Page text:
“It looks like someone gave them a protest kit” my friend commented.
And it did. Enthusiasm was lacking, and anger, if there was any, was certainly not palpable. You can see for yourself what look like the world’s most bored protesters in this video shot by, you guessed it, a Russian news agency. And I wasn’t even sure what exactly they were protesting.
So I decided to ask.
At the front of the line, a teenage boy was clutching an anti-American sign in English. “English?” I asked. He shook his head and turned around. I wondered if he or his friends standing next to him knew what was on their signs . . . or if they even cared.
I tried another group of Ukrainians chatting on the group’s outskirts. A woman just shook her head as I tried to ask what the group was protesting against. The man in the group looked at me quizzically and then answered laughing, “It's an excursion.”
An “excursion” means that this protest likely did not stem from some spontaneous outburst of anti-American sentiment. Rather, it likely came from a group of protestors answering the many signs posted around the city that promise a few U.S. dollars for a couple hours of protest work.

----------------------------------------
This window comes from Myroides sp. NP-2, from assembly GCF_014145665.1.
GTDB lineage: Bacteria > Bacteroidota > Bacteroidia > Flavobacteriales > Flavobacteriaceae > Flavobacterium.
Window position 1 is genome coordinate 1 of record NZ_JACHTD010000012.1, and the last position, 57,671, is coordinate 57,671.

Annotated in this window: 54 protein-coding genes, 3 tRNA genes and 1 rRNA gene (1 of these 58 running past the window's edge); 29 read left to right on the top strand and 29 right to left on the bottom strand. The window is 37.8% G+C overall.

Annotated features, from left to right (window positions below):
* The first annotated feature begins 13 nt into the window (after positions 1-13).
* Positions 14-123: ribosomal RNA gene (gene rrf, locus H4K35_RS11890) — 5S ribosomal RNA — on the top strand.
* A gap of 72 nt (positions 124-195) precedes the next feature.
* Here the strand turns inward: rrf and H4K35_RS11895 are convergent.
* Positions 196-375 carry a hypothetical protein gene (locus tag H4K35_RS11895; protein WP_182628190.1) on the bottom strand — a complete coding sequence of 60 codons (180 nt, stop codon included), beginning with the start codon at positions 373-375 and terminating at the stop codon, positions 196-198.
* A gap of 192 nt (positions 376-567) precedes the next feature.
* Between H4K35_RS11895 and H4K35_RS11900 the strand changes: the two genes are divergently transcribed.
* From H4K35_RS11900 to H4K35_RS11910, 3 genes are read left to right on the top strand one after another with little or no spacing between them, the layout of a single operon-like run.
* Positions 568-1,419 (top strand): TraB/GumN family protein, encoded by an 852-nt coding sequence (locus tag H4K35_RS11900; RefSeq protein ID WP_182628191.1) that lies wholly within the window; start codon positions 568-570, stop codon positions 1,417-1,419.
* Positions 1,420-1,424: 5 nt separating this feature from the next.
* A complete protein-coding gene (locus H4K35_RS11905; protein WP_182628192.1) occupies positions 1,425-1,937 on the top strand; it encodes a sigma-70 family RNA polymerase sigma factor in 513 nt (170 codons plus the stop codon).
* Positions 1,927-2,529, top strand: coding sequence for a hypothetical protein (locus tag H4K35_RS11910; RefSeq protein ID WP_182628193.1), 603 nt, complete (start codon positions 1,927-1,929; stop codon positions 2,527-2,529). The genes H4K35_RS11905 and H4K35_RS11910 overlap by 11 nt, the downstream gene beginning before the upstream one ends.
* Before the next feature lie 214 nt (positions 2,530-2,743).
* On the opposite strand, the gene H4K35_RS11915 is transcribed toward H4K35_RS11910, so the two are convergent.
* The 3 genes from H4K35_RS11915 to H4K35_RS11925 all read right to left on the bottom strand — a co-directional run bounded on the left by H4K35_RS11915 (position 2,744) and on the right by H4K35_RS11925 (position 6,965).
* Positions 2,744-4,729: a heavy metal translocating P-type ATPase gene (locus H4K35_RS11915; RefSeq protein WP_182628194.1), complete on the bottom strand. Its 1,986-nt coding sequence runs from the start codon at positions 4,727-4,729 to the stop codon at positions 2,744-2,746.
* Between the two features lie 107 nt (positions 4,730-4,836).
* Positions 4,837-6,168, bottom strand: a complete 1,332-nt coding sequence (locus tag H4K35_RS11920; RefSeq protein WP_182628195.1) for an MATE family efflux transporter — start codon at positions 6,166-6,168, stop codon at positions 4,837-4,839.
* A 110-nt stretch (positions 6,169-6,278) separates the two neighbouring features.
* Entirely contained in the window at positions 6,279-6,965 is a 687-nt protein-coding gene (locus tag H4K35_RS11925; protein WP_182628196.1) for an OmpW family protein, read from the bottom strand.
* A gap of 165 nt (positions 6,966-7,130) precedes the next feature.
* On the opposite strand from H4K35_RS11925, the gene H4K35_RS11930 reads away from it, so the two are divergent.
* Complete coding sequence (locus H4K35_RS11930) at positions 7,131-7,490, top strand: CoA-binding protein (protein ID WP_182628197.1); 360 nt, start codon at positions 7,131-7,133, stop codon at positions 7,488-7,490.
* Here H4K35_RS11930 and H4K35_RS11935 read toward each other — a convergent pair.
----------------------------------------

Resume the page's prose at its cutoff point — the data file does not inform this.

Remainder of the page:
Sometimes, the protestors are bussed. Sometimes, they just arrive at a location where they have been told to meet. A Ukrainian colleague of mine explained that some people even view these protest-for-pay gigs as a kind of part-time job.
Now if these protesters were indeed being paid, that only begs the question of who was paying them?
>But the perverse tactic of paying protesters also affects the way people look at protesters in general. The very uncertainty surrounding whether any given protesters are being paid or not casts a shadow of doubt on all protests. Just knowing that some Ukrainian protesters are paid makes you scan every protesting group, wondering if everyone really is there because he or she truly believes in the cause. There is an obvious difference between real anger and (poorly) paid facsimiles of it, and you can usually tell which is which. But the uncertainty that paid protestors create is corrosive nonetheless.